Monthly Archives: February 2008

FM 3-0 INFORMATION ENGAGEMENT for Civilian Irregular Supporters

7-10. Land operations occur among populations. This requires Army forces to contend constantly with the attitudes and perceptions of populations within and beyond their area of operations. Commanders use information engagement in their areas of operation to communicate information, build trust and confidence, promote support for Army operations, and influence perceptions and behavior. Information engagement is the integrated employment of public affairs to inform U.S. and friendly audiences; psychological operations, combat camera, U.S. Government strategic communication and defense support to public diplomacy, and other means necessary to influence foreign audiences; and, leader and Soldier engagements to support both efforts. Commanders focus their information engagement activities on achieving desired effects locally. However, because land operations always take place in a broader global and regional context, commanders ensure their information engagement plans support and complement those of their higher headquarters, U.S. Government strategic communication guidance when available, and broader U.S. Government policy where applicable.

7-16. Psychological operations are planned operations to convey selected information and indicators to foreign audiences to influence their emotions, motives, objective reasoning, and ultimately the behavior of foreign governments, organizations, groups, and individuals. The purpose of psychological operations is to induce or reinforce foreign attitudes and behavior favorable to the originator’s objectives (JP 1-02).



Commanders focus psychological operations efforts toward adversaries, their supporters, and their potential supporters. They may integrate these capabilities into the operations process through information engagement and the targeting process. Psychological operations units may also be task-organized with maneuver forces.

Army forces must contend with the attitudes and perceptions of the American voter.   They have to communicate information, build trust and confidence, promote support for Army operations, and influence the perceptions and behavior of Americans.

Somebody who supports the mission has to convey selected information and indicators to American audiences to influence their emotions, motives, objective reasoning, and ultimately the behavior of American  politicians, organizations, groups, and individuals.  Somebody who supports the mission needs to induce or reinforce American attitudes and behavior favorable to mission accomplishment.  Plenty of elements who oppose the mission are doing this.  Domestic oppositional elements deter the military from doing this for itself.  Our defenders serve whatever political masters We The People saddle them with.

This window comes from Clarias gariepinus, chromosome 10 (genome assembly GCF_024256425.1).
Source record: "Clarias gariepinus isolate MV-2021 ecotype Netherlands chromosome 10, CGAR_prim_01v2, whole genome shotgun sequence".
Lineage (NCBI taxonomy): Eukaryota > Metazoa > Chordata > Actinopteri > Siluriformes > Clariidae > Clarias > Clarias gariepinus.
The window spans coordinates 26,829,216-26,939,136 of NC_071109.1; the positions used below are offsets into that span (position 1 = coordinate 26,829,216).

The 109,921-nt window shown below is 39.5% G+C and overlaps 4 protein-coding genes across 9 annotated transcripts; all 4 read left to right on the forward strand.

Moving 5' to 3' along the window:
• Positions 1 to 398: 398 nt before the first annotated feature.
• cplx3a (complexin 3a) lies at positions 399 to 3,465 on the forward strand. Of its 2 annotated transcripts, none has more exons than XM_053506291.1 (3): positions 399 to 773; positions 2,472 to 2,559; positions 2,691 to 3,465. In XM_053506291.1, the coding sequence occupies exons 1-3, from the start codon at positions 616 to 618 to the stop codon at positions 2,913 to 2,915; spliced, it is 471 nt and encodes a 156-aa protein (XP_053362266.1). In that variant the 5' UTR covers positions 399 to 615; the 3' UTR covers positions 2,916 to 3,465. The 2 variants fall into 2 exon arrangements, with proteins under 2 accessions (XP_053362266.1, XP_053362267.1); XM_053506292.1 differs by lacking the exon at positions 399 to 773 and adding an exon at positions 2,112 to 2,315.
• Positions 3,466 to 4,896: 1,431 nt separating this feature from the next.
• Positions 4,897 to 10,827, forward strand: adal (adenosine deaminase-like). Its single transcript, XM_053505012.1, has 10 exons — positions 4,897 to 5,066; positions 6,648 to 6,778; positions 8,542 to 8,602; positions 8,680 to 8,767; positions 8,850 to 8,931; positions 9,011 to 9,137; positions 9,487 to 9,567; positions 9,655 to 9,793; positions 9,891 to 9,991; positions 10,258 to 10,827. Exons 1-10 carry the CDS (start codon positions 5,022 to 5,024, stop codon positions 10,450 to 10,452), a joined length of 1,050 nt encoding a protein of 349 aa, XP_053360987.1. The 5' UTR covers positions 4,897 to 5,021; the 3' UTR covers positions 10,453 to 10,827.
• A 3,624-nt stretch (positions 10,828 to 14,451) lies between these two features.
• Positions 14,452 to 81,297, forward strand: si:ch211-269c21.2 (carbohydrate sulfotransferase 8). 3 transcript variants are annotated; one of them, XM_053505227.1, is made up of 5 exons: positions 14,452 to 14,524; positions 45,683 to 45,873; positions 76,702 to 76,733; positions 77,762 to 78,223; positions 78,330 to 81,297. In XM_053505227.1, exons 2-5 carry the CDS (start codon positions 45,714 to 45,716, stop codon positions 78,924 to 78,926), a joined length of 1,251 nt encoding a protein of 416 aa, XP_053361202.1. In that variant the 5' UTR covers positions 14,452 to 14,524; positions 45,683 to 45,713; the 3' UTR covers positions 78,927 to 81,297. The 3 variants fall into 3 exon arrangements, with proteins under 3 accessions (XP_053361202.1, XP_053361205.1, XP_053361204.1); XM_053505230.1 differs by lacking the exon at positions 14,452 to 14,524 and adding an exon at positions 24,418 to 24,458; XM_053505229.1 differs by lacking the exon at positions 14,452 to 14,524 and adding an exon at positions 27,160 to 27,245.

That Somebody is us.



Filed under Idea War, Info Warriors, Pamphleteers, PSYOP Auxiliaries

FM 3-0 Operations for Civilian Irregular Supporters

1-15. Irregular threats are those posed by an opponent employing unconventional, asymmetric methods and means to counter traditional U.S. advantages. A weaker enemy often uses irregular warfare to exhaust the U.S. collective will through protracted conflict. Irregular warfare includes such means as terrorism, insurgency,and guerrilla warfare. Economic, political, informational, and cultural initiatives usually accompany and may even be the chief means of irregular attacks on U.S. influence.


1-26. A political analysis also addresses the effect of will. Will is the primary intangible factor; it motivates participants to sacrifice to persevere against obstacles. Understanding the motivations of key groups (for example, political, military, and insurgent) helps clarify their goals and willingness to sacrifice to achieve their ends.

1-34. Joint doctrine defines the information environment as the aggregate of individuals, organizations, and systems that collect, process, disseminate, or act on information (JP 3-13). The environment shaped by information includes leaders, decisionmakers, individuals, and organizations. The global community’s access and use of data, media, and knowledge systems occurs in the information shaped by the operational environment. Commanders use information engagement to shape the operational environment as part of their operations. (Paragraphs 7-10 through 7-22 discuss information engagement.)


1-35. Media representatives significantly influence the information that shapes the operational environment.  Broadcast and Internet media sources can rapidly disseminate competing views of military operations worldwide. Adversaries often seek to further their aims by controlling and manipulating how audiences at all levels perceive a situation’s content and context. Media coverage influences U.S. political decisionmaking, popular opinion, and multinational sensitivities.

1-36. Complex telecommunications networks now provide much of the globe with a vast web of communications capabilities. Observers and adversaries have unprecedented access to multiple information sources. They often attempt to influence opinion by providing their own interpretation of events. Televised news and propaganda reach many people. However, in developing countries, information still may flow by less sophisticated means such as messengers and graffiti. Understanding the various means of communications is important. Observers and adversaries control information flow and influence audiences at all levels.


1-43. Army forces interact with people at many levels. In general, the people in any operational area can be categorized as enemies, adversaries, supporters, and neutrals. One reason land operations are complex is that all four categories are intermixed, often with no easy means to distinguish one from another. They are defined as—

An enemy is a party identified as hostile against which the use of force is authorized. An enemy is also called a combatant and is treated as such under the law of war.